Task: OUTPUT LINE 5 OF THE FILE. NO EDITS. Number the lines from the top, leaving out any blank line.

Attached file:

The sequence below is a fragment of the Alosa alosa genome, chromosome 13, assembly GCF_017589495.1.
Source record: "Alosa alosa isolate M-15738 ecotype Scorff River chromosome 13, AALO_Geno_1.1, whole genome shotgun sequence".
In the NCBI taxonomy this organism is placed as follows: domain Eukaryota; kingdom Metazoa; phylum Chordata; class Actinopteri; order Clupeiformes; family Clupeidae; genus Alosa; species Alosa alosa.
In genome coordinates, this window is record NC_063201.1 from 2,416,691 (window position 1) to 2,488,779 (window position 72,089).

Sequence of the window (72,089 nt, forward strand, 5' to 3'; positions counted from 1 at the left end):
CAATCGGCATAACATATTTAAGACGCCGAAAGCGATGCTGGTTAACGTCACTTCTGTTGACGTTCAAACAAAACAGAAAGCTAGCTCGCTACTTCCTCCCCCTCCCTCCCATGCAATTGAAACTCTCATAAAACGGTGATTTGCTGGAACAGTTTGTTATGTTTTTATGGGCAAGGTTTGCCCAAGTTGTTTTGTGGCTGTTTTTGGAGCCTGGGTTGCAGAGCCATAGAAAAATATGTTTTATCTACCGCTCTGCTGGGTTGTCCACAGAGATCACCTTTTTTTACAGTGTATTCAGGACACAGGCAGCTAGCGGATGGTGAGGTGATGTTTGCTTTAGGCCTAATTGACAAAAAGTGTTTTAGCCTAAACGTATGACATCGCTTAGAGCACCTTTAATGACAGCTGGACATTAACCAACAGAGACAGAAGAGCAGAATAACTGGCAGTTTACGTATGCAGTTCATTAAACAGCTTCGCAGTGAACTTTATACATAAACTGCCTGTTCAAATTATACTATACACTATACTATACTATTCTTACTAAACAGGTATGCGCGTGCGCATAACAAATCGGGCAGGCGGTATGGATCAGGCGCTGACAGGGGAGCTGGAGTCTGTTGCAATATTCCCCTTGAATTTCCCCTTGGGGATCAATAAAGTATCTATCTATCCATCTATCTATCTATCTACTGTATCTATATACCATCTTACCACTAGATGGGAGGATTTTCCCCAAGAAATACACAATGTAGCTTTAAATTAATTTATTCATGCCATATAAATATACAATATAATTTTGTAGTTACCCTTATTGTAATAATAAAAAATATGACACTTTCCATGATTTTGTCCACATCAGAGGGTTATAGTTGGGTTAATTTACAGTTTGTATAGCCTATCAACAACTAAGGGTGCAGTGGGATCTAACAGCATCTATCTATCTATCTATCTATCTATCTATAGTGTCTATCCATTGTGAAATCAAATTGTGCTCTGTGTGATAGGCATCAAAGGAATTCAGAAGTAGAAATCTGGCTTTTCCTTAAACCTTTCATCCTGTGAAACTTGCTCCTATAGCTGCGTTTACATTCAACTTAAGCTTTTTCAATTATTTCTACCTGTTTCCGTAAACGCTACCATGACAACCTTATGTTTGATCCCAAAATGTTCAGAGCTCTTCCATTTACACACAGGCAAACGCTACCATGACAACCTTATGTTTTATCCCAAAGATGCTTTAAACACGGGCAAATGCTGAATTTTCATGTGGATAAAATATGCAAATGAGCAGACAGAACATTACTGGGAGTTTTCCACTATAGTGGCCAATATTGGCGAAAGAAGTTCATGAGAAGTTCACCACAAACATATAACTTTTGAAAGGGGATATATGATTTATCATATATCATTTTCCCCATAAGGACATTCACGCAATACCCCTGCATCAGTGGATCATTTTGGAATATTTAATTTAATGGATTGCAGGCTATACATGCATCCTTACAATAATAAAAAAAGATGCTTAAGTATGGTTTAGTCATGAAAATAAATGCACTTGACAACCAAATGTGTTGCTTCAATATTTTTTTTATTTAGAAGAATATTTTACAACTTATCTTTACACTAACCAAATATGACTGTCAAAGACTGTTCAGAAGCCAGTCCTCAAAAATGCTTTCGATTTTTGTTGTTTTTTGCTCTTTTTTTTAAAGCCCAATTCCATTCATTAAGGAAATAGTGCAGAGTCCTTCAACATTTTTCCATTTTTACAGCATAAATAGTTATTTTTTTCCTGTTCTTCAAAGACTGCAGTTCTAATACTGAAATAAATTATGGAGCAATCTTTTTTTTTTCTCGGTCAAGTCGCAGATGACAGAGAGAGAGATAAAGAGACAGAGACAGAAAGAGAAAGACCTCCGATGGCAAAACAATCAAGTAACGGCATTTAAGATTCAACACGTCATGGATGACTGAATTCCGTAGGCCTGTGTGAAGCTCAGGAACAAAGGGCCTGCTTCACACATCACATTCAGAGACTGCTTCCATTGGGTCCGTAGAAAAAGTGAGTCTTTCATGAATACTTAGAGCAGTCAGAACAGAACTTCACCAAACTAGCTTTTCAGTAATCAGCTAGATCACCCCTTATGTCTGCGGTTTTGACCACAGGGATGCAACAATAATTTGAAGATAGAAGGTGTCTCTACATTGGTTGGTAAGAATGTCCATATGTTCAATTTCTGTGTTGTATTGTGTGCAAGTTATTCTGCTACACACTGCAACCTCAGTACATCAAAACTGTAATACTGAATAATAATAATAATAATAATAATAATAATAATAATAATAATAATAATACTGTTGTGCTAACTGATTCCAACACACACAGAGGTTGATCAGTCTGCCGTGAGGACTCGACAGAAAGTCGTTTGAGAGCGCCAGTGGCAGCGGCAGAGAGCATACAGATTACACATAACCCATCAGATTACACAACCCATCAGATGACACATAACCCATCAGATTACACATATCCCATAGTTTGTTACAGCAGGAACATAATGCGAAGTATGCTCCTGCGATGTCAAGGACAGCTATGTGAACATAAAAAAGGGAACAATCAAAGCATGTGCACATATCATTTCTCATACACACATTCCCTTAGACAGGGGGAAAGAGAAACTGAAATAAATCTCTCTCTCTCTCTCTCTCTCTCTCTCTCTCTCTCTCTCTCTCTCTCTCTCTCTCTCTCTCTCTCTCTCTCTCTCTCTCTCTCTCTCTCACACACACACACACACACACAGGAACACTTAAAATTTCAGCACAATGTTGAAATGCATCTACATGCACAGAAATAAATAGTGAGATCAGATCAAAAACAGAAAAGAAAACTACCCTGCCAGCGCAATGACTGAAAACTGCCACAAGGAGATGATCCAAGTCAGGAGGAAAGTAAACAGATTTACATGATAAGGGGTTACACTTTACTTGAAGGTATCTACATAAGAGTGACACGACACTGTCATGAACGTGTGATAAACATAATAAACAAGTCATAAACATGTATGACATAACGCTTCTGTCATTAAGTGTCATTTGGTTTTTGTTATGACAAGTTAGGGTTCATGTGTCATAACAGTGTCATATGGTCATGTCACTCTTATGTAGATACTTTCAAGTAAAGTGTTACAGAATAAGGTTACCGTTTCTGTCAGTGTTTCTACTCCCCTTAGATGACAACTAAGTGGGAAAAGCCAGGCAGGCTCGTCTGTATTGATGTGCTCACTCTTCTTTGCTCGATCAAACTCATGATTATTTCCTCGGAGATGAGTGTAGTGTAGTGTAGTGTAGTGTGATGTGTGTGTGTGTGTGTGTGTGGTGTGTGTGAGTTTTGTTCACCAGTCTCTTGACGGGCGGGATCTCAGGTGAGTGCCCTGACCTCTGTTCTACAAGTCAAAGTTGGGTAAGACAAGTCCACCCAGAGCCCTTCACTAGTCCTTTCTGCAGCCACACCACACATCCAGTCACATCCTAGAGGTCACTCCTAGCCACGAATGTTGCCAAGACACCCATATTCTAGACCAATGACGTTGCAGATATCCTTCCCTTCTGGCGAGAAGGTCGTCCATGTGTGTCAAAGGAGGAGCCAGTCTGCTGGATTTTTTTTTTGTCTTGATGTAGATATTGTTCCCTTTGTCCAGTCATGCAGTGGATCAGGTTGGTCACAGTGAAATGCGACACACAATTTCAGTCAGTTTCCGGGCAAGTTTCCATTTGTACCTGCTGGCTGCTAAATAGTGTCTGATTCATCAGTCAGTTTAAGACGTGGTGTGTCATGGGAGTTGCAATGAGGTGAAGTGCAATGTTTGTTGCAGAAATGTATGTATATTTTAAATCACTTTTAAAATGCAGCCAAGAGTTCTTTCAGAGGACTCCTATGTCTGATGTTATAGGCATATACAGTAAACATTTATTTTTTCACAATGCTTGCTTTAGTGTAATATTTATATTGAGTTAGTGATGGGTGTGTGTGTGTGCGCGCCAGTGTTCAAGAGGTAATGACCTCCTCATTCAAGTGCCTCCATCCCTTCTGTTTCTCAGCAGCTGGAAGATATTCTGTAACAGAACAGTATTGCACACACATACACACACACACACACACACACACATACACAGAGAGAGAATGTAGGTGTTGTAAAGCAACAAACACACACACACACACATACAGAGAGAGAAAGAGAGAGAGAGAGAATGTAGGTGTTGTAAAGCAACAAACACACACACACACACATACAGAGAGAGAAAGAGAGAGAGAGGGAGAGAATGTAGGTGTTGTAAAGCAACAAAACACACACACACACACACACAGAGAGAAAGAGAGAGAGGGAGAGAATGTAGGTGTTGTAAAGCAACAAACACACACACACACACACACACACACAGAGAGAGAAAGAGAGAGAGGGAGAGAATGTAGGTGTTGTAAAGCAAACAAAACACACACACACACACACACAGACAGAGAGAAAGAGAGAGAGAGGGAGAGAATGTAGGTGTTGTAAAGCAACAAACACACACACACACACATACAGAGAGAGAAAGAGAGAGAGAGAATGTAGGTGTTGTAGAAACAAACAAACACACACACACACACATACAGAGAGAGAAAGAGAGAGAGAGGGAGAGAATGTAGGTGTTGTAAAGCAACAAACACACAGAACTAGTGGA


Sequence of the window (72,089 nt, forward strand, 5' to 3'; positions counted from 1 at the left end):